Informational Poster

OTL AICHER (1922–1991)

[2/11] Initial Exploration

[2/16] Research + Essay

“The World as Design” by Otl Aicher // “Otl Aicher” by Markus Rathgeb
Portraits, Typefaces of choice, Color palettes, Select works (artifacts, logos)

[2/18] Sketches

  • Political/social context: Growing up in Nazi Germany, serving in the army, and committing design practice to rebuild Germany after WWII
  • Designing for everyday life: “The street is more important than the museum.”
  • Brand identity work: designing for German companies, including Lufthansa, Metro Bilbao, ERCO
  • Strong use of grids and structure in design work
  • Clearly documenting design guidelines in manuals
  • Pictograms (first used in Olympics, but later in signage)
  • Importance of location/life in his work: Growing up in Ulm (city), later life in Rotis (suburbs)
  • Education: founded Ulm School of Design and was a prolific teacher

[2/25] Poster Concepts

Simplifying photographs to create custom pictograms
  • lack of focus in the signage poster though icons are interesting (can potentially incorporate
  • really need to think about what information will be included in the actual poster
  • Aicher holding A sign is still a strong picture — keep iterating

[3/1] One Poster Concept

  • Realizing the importance of the designer’s work to the poster vs. getting stuck on a concept I wanted to execute
  • Having lots of ideas is good but choose one or two so you can develop them to a greater fidelity to understand if it’s truly effective
Inspiration poster + new color palette!
Color, contrast, and blending mode experimentations
  • Showcase Aicher’s graphic and flat work from the 1972 games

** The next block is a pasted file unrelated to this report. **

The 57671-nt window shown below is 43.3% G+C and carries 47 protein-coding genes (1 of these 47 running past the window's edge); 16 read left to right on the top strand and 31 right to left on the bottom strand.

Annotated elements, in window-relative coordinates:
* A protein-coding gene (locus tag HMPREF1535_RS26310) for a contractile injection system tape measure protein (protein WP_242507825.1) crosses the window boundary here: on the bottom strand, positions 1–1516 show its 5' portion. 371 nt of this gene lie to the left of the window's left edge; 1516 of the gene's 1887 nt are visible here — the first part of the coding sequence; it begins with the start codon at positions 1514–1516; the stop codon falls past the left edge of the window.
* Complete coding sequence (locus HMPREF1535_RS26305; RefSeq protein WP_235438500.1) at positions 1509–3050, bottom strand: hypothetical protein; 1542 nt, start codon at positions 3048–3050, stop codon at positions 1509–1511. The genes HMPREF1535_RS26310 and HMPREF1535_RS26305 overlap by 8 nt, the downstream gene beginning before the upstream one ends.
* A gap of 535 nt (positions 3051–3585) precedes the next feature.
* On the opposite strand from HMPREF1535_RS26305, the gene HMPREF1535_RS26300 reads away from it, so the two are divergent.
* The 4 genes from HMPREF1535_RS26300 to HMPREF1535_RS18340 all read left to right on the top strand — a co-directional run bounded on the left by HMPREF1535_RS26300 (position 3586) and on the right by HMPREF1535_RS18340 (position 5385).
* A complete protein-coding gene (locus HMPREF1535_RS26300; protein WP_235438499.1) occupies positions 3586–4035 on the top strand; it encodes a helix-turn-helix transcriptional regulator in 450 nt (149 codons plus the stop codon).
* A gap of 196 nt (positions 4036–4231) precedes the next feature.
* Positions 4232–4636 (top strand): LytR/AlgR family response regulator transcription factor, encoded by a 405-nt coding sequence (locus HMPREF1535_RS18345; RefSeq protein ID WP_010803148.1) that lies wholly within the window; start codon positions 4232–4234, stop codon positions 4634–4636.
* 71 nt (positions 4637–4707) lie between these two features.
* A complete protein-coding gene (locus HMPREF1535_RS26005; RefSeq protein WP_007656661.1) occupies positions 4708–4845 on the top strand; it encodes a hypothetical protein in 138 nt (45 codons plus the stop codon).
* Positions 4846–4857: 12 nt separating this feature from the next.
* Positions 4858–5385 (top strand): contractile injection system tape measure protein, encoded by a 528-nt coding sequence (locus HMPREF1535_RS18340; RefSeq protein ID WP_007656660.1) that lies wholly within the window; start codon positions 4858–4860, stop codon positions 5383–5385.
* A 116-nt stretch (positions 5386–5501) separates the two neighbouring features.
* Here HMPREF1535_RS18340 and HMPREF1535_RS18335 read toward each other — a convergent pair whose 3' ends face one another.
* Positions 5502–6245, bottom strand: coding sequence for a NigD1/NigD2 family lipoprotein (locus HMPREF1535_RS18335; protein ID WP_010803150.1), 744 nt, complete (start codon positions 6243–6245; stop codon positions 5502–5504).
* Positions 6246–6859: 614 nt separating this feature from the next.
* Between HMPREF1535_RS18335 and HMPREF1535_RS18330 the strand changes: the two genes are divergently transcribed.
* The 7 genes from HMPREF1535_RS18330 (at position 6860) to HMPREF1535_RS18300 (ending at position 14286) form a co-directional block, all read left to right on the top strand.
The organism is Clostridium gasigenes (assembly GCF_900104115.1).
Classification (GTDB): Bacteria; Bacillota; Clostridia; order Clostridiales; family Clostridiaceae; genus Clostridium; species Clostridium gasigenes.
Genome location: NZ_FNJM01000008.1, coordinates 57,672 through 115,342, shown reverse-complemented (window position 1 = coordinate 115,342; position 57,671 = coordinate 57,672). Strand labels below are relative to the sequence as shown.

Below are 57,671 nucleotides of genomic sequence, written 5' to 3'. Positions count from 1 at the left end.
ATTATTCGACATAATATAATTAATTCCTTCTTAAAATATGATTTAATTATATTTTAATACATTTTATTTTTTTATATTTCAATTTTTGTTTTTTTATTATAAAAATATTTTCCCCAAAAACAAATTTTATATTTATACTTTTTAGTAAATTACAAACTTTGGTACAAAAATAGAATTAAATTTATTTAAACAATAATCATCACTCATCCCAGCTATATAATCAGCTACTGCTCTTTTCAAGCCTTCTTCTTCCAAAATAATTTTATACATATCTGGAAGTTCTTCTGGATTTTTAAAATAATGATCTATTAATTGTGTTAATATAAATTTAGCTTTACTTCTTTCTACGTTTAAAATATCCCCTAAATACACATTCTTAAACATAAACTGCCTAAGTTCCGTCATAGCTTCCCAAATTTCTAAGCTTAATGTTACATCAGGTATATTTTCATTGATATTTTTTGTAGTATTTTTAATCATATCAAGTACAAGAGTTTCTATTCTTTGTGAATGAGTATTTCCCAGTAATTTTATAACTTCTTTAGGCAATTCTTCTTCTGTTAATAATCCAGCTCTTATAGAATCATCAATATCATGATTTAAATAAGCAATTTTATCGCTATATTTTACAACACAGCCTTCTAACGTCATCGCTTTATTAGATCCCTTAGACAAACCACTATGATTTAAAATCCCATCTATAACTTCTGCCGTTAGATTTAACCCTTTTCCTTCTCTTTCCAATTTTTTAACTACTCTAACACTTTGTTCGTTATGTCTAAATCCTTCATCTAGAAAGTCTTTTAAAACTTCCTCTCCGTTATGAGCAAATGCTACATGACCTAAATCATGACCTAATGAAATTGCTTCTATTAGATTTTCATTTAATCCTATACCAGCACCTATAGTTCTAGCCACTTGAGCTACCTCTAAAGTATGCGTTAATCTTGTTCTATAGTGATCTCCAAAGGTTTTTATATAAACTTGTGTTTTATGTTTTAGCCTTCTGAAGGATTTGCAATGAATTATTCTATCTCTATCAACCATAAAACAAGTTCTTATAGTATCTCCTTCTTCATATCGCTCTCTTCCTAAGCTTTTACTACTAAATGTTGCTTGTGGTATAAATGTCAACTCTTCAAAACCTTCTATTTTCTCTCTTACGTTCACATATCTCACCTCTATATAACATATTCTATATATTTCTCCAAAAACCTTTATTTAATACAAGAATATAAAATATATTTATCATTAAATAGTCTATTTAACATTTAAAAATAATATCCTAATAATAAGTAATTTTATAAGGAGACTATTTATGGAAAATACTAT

• Contrast his photograph with a bright color palette

[3/2] Crit

  • Approach is reminiscent of both Aicher and my style (I just noticed this and think I might be able to make it more “Aicher” if I added some remnants of an underlying grid structure)
  • Smart use of large type and a cool story (I might be able to push this more, playing with dimension and tactility. Playing off the relationship between the graphics on the top half of the poster vs. the “tactile” nature of the photo of Aicher)
  • Limited color palette is nice and cohesive; try adding some areas where his work is in full color (This is a cool idea and I agree, it can draw more attention to his work vs. having the same hierarchy between landscapes and his work)
  • Can still edit down on use of type — quotation marks in squares, paragraphs on top (Agree, the type doesn’t look like a “system” just yet; need to edit down on the paragraphs and determine an appropriate flow of information on the page)
  • Pushing concept of tactility and dimension — make some graphic shapes look further forward in space vs. in the background, adding texture (reminiscent of photo)
  • Clean up type — make font choices, font sizes, and colors more consistent
  • Standardize use of lines — do they run along graphic boundaries? merge them into “grids”?
  • Intentional use of color — using color to bring out more dimension, using color to draw even more attention to Aicher’s work. limited color palette + some exceptions

[3/3] Refinements

  • can still push colors
Formal 10-column grid // Comparison between original and formal grid poster
  • Standardized size of all type (18 pts), Made both quotes the same size (30pts)
  • Used Rotis SemiSans for body copy and timeline type, Univers Light for quote
  • Made the two quotes follow the same curve and removed the large quotation marks
  • Seamless gradient on large type
  • Incorporation of more blue on other parts of the graphic
  • Ditched inner shadow/drop shadow idea to focus on cropping of images and appropriateness of type placement

[3/4] Final Poster




Carnegie Mellon Design + HCI ‘23

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